Water-Withdrawl Material Coming As Online Source

February 13, 2008
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LANSING — An online tool to help communities, businesses and homeowners assess the impact of drilling wells and other water-draining facilities could be available later this year.

The water-withdrawal assessment tool will be a free Internet database that includes information on stream flow and local wildlife and wetland use. It would allow people interested in a water source to self-assess a well’s potential impact on the surrounding area’s rivers and streams.

For example, it can be used to indicate whether a proposed well would harm fish populations, Groundwater Conservation Advisory Council member Jim Cleland of Lansing said. His group worked with two other groups and the Department of Natural Resources to develop the tool.

But some St. Joseph County officials worry that the tool’s estimates would be too drastic and could prevent storm drains from emptying properly. Because the tool places great emphasis on preserving the fish population, many drains that are only full during flooding seasons will be labeled as fish ponds and thus would force the county to change its watershed plan to keep those drains full year-round.

According to Michigan Environmental Council policy director James Clift, the tool would make it easy for well-drillers to estimate what locations would be the most environmentally friendly.

“We have to start thinking about if we’re using water efficiently,” Clift said. “This screening model tells us which water withdrawals communities should look closely at.”

St. Joseph County Drain Commissioner David Hassenger said the model is a good idea in theory, but would be detrimental to individual homeowners because there are too many flaws in the system.

“The water-withdrawal assessment tool can’t give you an accurate response,” Hassenger said. “It’s hard to figure out what additional water usage would be. There are so many problems; I don’t even know where to start.”

Groundwater Conservation Advisory Council member Jon Coleman, who worked on the water-withdrawal assessment tool, said the best quality of the database is that it’s accessible to the public. Coleman noted it could save property owners money because they could do their own investigation instead of paying for a private assessment.

Cleland emphasized the tool’s in-depth database, which he said will be “literally chock-full of information.” The council worked with Michigan State University, the U.S. Geological Survey and the University of Michigan to gather data about water uses and withdrawals.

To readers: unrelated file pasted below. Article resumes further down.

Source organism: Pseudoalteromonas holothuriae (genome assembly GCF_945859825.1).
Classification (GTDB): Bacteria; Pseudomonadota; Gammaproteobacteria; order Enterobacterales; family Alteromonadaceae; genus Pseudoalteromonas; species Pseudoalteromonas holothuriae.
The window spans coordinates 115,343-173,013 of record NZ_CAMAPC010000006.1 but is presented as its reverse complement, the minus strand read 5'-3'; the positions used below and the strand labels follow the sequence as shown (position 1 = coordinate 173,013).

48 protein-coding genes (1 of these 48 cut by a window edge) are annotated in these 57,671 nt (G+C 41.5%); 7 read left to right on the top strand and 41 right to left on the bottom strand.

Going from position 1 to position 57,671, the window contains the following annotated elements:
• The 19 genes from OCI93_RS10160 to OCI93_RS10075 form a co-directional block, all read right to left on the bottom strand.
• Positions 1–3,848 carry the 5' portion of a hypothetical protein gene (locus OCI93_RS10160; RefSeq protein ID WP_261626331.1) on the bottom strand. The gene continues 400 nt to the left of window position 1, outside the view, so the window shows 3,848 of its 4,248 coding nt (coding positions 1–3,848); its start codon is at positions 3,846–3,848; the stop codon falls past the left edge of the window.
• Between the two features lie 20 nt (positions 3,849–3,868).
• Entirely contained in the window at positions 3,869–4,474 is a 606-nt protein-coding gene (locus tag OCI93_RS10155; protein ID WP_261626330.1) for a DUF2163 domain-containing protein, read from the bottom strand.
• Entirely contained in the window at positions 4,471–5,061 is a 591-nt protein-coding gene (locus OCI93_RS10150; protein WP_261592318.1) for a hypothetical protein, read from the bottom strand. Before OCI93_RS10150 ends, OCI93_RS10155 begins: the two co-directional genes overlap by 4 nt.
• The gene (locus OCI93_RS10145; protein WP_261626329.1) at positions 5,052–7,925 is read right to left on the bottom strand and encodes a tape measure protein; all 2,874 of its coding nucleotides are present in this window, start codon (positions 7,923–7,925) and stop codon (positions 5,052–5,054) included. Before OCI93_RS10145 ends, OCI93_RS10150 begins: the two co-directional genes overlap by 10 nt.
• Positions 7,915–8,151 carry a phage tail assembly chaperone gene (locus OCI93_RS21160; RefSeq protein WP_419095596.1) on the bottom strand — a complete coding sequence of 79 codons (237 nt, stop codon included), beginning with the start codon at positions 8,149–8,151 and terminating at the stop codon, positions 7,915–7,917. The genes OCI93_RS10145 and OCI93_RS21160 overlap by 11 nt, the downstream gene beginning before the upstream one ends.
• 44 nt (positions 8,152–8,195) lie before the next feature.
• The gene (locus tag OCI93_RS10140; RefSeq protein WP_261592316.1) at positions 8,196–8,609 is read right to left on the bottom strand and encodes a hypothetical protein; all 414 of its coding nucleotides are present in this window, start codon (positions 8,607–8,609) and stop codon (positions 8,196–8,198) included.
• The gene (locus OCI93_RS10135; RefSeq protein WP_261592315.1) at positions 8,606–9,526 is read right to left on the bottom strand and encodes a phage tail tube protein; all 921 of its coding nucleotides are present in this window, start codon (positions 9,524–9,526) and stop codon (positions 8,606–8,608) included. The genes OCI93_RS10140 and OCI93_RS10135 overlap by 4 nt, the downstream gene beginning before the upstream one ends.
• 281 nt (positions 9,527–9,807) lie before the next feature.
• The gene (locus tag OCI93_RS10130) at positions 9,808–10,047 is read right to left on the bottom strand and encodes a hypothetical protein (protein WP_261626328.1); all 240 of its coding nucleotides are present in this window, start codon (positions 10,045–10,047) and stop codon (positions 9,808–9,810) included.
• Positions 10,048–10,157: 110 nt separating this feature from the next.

“It really becomes a handy tool and it’s very user-friendly,” Coleman said. “Once I know the estimated impact of my well, I could move it 100 yards in another direction, or make it not as deep, and it would not use so many important resources. It really helps people figure out what meets their community’s requirements.”

But Hassenger said his top concern is the tool’s negative effect on drainage.

Because the tool isn’t designed to take surface ponds into account, many drainage ditches are improperly labeled as fish habitats, he said. According to Hassenger, these ditches should be empty when water levels are low, but the tool’s new water assessments would require them to be full all the time.

“The Department of Environmental Quality’s model bases everything on what they believe the fish population and fish life requirements are,” Hassenger said. “They have now categorically waved the wand and decided that a lot of drainage ditches are trout streams and other fish habitats. They will be circumventing my ability to do my job, which is to drain storm water.”

According to Hasssenger, the database is not complete enough, and scientists have ignored key factors in water use in a hurry to get the tool approved.

“We’re pushing so hard to get the model out that we’re not necessarily saying it has to be good science,” Hassenger said. “It has to actually make sense.”

Larry Walton, a Michigan Farm Bureau representative from Sturgis, echoed Hassenger’s statements. He added that the tool is still not ready for public use because it can only be accessed through high-speed Internet, and people still have trouble entering the exact latitude and longitude of their well.

“It has some potential, but we certainly have to get the bugs out,” Walton said. “I don’t know if the legislature will let us have time to properly test it on outlying areas. Until we can see what this thing is gong to do, it’s hard to be absolutely gung-ho.” CQX

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